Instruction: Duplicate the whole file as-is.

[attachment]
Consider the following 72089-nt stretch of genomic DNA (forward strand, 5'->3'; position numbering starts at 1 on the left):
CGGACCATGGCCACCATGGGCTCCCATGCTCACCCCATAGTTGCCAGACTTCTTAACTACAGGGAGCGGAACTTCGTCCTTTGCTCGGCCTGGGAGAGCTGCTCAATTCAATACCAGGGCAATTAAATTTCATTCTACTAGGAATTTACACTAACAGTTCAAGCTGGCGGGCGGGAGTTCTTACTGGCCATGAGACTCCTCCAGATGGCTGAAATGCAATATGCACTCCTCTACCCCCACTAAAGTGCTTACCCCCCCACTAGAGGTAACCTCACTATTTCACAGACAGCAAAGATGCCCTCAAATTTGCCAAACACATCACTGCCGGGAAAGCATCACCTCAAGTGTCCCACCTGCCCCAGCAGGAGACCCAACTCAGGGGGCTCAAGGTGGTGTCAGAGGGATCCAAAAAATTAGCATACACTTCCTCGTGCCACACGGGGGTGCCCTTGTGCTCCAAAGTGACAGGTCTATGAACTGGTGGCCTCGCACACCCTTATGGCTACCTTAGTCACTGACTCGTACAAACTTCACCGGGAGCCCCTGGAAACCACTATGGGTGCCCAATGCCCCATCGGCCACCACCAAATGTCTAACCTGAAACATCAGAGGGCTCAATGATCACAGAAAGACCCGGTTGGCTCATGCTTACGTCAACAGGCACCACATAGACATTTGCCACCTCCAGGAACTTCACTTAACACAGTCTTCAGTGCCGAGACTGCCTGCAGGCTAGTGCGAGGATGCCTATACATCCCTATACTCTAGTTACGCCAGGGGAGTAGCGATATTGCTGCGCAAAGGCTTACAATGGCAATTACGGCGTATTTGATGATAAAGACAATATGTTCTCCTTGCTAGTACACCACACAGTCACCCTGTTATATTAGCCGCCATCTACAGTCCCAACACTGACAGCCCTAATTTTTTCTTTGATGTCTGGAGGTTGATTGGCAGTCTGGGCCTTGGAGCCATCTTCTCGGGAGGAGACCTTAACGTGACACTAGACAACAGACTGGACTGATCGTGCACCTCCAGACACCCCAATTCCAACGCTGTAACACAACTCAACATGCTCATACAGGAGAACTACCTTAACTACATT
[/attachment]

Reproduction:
Consider the following 72089-nt stretch of genomic DNA (forward strand, 5'->3'; position numbering starts at 1 on the left):
CGGACCATGGCCACCATGGGCTCCCATGCTCACCCCATAGTTGCCAGACTTCTTAACTACAGGGAGCGGAACTTCGTCCTTTGCTCGGCCTGGGAGAGCTGCTCAATTCAATACCAGGGCAATTAAATTTCATTCTACTAGGAATTTACACTAACAGTTCAAGCTGGCGGGCGGGAGTTCTTACTGGCCATGAGACTCCTCCAGATGGCTGAAATGCAATATGCACTCCTCTACCCCCACTAAAGTGCTTACCCCCCCACTAGAGGTAACCTCACTATTTCACAGACAGCAAAGATGCCCTCAAATTTGCCAAACACATCACTGCCGGGAAAGCATCACCTCAAGTGTCCCACCTGCCCCAGCAGGAGACCCAACTCAGGGGGCTCAAGGTGGTGTCAGAGGGATCCAAAAAATTAGCATACACTTCCTCGTGCCACACGGGGGTGCCCTTGTGCTCCAAAGTGACAGGTCTATGAACTGGTGGCCTCGCACACCCTTATGGCTACCTTAGTCACTGACTCGTACAAACTTCACCGGGAGCCCCTGGAAACCACTATGGGTGCCCAATGCCCCATCGGCCACCACCAAATGTCTAACCTGAAACATCAGAGGGCTCAATGATCACAGAAAGACCCGGTTGGCTCATGCTTACGTCAACAGGCACCACATAGACATTTGCCACCTCCAGGAACTTCACTTAACACAGTCTTCAGTGCCGAGACTGCCTGCAGGCTAGTGCGAGGATGCCTATACATCCCTATACTCTAGTTACGCCAGGGGAGTAGCGATATTGCTGCGCAAAGGCTTACAATGGCAATTACGGCGTATTTGATGATAAAGACAATATGTTCTCCTTGCTAGTACACCACACAGTCACCCTGTTATATTAGCCGCCATCTACAGTCCCAACACTGACAGCCCTAATTTTTTCTTTGATGTCTGGAGGTTGATTGGCAGTCTGGGCCTTGGAGCCATCTTCTCGGGAGGAGACCTTAACGTGACACTAGACAACAGACTGGACTGATCGTGCACCTCCAGACACCCCAATTCCAACGCTGTAACACAACTCAACATGCTCATACAGGAGAACTACCTTAACTACATT